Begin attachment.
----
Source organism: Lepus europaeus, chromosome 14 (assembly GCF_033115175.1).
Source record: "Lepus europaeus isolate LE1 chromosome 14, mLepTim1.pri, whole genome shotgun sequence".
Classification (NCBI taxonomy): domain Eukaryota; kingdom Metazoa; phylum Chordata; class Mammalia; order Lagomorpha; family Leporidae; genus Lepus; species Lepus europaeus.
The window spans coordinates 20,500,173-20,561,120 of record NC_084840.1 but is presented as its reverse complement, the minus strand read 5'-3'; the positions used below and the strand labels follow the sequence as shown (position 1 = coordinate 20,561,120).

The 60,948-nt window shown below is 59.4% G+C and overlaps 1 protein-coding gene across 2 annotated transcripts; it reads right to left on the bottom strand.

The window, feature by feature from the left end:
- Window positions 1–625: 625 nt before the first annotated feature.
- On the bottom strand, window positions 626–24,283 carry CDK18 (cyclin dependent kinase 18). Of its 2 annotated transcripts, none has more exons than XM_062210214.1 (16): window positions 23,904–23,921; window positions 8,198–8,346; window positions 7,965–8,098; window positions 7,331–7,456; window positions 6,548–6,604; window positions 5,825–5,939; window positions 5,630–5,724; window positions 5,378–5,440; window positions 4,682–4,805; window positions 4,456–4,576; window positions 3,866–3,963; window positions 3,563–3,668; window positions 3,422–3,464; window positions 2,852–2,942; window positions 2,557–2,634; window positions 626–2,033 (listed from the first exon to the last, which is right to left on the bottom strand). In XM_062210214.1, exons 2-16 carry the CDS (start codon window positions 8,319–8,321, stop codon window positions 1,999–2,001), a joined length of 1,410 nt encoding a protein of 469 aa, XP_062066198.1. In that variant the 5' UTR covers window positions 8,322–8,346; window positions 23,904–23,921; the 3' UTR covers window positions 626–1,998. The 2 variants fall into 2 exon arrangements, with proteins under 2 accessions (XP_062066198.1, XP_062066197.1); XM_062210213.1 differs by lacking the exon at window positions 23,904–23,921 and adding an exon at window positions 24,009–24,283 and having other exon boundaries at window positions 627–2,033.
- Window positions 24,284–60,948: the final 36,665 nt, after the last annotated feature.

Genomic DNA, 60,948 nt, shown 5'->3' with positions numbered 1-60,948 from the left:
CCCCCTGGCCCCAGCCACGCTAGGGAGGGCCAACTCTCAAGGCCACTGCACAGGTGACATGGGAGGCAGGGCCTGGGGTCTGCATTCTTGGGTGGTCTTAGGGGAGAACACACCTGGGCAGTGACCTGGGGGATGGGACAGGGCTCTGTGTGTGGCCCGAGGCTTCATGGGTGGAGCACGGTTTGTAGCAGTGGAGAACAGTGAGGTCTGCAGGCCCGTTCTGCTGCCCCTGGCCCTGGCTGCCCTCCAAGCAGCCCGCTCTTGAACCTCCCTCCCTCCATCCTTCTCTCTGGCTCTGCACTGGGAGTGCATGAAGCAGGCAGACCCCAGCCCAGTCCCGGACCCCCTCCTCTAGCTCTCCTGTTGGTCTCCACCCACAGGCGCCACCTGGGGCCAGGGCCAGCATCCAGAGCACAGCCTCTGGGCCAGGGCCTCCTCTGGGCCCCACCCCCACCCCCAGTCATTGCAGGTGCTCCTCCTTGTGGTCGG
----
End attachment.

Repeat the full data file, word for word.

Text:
Source organism: Lepus europaeus, chromosome 14 (assembly GCF_033115175.1).
Source record: "Lepus europaeus isolate LE1 chromosome 14, mLepTim1.pri, whole genome shotgun sequence".
Classification (NCBI taxonomy): domain Eukaryota; kingdom Metazoa; phylum Chordata; class Mammalia; order Lagomorpha; family Leporidae; genus Lepus; species Lepus europaeus.
The window spans coordinates 20,500,173-20,561,120 of record NC_084840.1 but is presented as its reverse complement, the minus strand read 5'-3'; the positions used below and the strand labels follow the sequence as shown (position 1 = coordinate 20,561,120).

The 60,948-nt window shown below is 59.4% G+C and overlaps 1 protein-coding gene across 2 annotated transcripts; it reads right to left on the bottom strand.

The window, feature by feature from the left end:
- Window positions 1–625: 625 nt before the first annotated feature.
- On the bottom strand, window positions 626–24,283 carry CDK18 (cyclin dependent kinase 18). Of its 2 annotated transcripts, none has more exons than XM_062210214.1 (16): window positions 23,904–23,921; window positions 8,198–8,346; window positions 7,965–8,098; window positions 7,331–7,456; window positions 6,548–6,604; window positions 5,825–5,939; window positions 5,630–5,724; window positions 5,378–5,440; window positions 4,682–4,805; window positions 4,456–4,576; window positions 3,866–3,963; window positions 3,563–3,668; window positions 3,422–3,464; window positions 2,852–2,942; window positions 2,557–2,634; window positions 626–2,033 (listed from the first exon to the last, which is right to left on the bottom strand). In XM_062210214.1, exons 2-16 carry the CDS (start codon window positions 8,319–8,321, stop codon window positions 1,999–2,001), a joined length of 1,410 nt encoding a protein of 469 aa, XP_062066198.1. In that variant the 5' UTR covers window positions 8,322–8,346; window positions 23,904–23,921; the 3' UTR covers window positions 626–1,998. The 2 variants fall into 2 exon arrangements, with proteins under 2 accessions (XP_062066198.1, XP_062066197.1); XM_062210213.1 differs by lacking the exon at window positions 23,904–23,921 and adding an exon at window positions 24,009–24,283 and having other exon boundaries at window positions 627–2,033.
- Window positions 24,284–60,948: the final 36,665 nt, after the last annotated feature.

Genomic DNA, 60,948 nt, shown 5'->3' with positions numbered 1-60,948 from the left:
CCCCCTGGCCCCAGCCACGCTAGGGAGGGCCAACTCTCAAGGCCACTGCACAGGTGACATGGGAGGCAGGGCCTGGGGTCTGCATTCTTGGGTGGTCTTAGGGGAGAACACACCTGGGCAGTGACCTGGGGGATGGGACAGGGCTCTGTGTGTGGCCCGAGGCTTCATGGGTGGAGCACGGTTTGTAGCAGTGGAGAACAGTGAGGTCTGCAGGCCCGTTCTGCTGCCCCTGGCCCTGGCTGCCCTCCAAGCAGCCCGCTCTTGAACCTCCCTCCCTCCATCCTTCTCTCTGGCTCTGCACTGGGAGTGCATGAAGCAGGCAGACCCCAGCCCAGTCCCGGACCCCCTCCTCTAGCTCTCCTGTTGGTCTCCACCCACAGGCGCCACCTGGGGCCAGGGCCAGCATCCAGAGCACAGCCTCTGGGCCAGGGCCTCCTCTGGGCCCCACCCCCACCCCCAGTCATTGCAGGTGCTCCTCCTTGTGGTCGG